The need for a ‘bit of history’
Given the political and economic changes that have occurred in this region since the development and collapse of the textile industries, and the readiness of residents to evoke the past, it could be argued that Alltown is a good example with which to explore the assertion that a contemporary British preoccupation with the past is driven by nostalgia in the face of economic and social decline in a fragmented and postindustrial world. Indeed, elderly residents recall an Alltown which used to be a thriving, busy milltown where, on a Saturday evening, recalls one woman, you could ‘hardly fit on the pavement’ because there were so many people taking a stroll. Parading themselves and their families (if single, looking for romantic liaisons and, if married, for affirmation), Alltown people appropriated public spaces. Elderly residents, as well as the not-so-elderly, tell me that although ‘people used to be poor’, they looked after each other. Doors were left unlocked without fear, and ‘neighbouring’ (described as a constructive and intentional activity) was more prevalent than today. Such narratives do indeed portray nostalgia. But the same people also talk of how dirty and polluted the town was: factory chimneys bellowed out smoke and soot, houses were dark and overcrowded, health was poor and life and living difficult. The majority of Alltown people, they remind you, had to work long hours, in poor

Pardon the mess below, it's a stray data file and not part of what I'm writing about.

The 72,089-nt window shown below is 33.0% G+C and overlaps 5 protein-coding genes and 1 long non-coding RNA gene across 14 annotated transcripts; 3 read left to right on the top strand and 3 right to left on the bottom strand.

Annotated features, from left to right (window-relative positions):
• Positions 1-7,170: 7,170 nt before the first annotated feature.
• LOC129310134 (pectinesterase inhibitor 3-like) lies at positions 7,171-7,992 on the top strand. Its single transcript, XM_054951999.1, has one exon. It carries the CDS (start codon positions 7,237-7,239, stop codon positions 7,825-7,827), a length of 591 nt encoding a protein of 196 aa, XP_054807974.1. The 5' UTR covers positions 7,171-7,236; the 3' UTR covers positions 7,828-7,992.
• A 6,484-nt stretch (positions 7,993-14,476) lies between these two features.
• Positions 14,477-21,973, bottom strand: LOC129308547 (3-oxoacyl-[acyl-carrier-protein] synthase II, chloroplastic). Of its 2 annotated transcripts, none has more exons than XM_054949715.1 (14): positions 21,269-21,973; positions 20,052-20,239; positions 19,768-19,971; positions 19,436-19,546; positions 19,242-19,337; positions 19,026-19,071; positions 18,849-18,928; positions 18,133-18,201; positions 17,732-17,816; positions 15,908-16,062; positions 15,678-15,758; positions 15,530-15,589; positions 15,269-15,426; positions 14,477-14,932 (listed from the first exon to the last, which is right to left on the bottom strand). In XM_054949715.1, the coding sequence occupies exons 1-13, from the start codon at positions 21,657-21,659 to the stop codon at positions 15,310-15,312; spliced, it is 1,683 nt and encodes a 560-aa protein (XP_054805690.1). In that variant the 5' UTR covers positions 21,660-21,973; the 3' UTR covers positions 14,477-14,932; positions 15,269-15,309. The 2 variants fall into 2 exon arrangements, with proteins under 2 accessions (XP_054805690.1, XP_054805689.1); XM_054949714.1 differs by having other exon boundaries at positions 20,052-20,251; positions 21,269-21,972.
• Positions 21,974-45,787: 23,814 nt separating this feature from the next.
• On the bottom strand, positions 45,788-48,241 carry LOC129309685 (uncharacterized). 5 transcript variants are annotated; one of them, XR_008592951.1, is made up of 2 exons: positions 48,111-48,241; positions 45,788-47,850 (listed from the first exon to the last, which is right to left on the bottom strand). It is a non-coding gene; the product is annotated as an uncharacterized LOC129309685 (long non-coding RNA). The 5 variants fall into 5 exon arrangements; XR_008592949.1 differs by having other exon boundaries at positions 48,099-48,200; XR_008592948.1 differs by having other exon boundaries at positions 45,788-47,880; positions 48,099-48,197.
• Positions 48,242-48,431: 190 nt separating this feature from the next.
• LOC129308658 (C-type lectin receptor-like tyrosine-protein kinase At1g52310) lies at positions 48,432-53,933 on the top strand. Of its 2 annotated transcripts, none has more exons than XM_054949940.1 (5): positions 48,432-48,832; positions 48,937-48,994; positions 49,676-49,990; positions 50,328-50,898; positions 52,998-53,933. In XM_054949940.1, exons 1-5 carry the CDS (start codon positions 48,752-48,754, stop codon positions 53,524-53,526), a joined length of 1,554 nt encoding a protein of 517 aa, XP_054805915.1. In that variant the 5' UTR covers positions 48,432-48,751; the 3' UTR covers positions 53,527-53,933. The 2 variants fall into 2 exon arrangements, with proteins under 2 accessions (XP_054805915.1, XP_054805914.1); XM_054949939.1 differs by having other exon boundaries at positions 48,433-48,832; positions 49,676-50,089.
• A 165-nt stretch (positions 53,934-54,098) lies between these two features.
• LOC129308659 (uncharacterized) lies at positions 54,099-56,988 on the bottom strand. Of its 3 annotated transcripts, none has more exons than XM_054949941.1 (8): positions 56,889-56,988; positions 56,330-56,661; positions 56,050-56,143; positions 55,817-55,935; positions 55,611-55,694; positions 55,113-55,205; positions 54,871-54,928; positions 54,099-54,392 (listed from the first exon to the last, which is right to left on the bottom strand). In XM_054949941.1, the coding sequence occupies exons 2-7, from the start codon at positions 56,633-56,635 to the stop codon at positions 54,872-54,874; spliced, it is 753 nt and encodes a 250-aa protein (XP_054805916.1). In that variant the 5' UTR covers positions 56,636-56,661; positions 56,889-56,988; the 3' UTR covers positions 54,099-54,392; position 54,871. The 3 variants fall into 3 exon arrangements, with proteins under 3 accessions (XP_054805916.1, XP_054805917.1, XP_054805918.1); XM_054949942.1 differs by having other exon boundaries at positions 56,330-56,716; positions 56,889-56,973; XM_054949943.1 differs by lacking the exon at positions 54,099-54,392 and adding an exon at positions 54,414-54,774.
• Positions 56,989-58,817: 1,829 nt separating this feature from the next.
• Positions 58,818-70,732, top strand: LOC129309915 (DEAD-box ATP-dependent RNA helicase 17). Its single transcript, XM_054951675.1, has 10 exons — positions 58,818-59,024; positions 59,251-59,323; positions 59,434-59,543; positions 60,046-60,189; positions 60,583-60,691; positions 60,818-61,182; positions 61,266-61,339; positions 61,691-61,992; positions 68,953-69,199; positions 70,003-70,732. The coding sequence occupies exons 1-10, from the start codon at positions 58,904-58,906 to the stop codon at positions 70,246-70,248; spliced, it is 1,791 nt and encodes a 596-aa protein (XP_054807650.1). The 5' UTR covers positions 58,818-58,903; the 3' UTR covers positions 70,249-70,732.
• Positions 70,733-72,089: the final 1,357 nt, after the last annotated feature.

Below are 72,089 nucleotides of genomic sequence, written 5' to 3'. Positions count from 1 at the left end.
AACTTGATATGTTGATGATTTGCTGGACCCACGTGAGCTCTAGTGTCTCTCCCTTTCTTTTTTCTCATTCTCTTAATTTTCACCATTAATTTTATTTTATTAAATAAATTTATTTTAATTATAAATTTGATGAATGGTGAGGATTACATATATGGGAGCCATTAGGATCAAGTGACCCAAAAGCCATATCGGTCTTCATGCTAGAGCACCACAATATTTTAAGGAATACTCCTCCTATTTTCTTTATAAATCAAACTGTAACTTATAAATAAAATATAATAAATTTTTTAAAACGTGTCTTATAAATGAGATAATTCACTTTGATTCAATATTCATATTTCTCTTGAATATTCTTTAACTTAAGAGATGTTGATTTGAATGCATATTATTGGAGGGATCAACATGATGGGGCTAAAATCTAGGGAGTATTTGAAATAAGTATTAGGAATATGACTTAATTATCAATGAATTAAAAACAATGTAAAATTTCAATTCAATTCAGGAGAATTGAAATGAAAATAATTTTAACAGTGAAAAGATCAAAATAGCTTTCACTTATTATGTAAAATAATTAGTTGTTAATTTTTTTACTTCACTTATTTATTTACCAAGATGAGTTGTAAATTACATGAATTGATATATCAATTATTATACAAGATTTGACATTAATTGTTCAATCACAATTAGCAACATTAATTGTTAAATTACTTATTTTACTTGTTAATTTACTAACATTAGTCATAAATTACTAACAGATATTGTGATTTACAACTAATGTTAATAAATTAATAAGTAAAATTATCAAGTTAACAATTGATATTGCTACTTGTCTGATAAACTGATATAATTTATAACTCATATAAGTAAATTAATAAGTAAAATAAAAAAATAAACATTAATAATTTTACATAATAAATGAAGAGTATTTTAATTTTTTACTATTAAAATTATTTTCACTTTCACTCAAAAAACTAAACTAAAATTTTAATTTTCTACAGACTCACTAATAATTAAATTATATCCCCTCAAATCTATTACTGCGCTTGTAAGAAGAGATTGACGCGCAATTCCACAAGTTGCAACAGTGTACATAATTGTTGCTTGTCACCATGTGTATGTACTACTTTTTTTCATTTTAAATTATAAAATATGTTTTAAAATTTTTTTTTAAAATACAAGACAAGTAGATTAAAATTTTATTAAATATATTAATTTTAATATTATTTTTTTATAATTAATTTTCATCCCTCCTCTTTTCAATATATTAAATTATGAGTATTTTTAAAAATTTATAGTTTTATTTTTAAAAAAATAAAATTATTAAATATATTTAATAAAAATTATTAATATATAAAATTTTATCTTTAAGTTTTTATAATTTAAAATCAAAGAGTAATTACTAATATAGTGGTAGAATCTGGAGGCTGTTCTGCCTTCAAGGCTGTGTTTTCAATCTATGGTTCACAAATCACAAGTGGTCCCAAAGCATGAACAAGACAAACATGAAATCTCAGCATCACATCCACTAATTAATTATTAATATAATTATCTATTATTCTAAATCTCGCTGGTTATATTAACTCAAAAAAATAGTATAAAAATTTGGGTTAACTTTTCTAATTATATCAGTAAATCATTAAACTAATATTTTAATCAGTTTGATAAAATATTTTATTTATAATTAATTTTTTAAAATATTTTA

conditions, for little reward, and women recall the injustices perpetrated by men as bosses, husbands and fathers. There is no evidence of nostalgia in these narratives, and no sentimental longing for an expurgated past.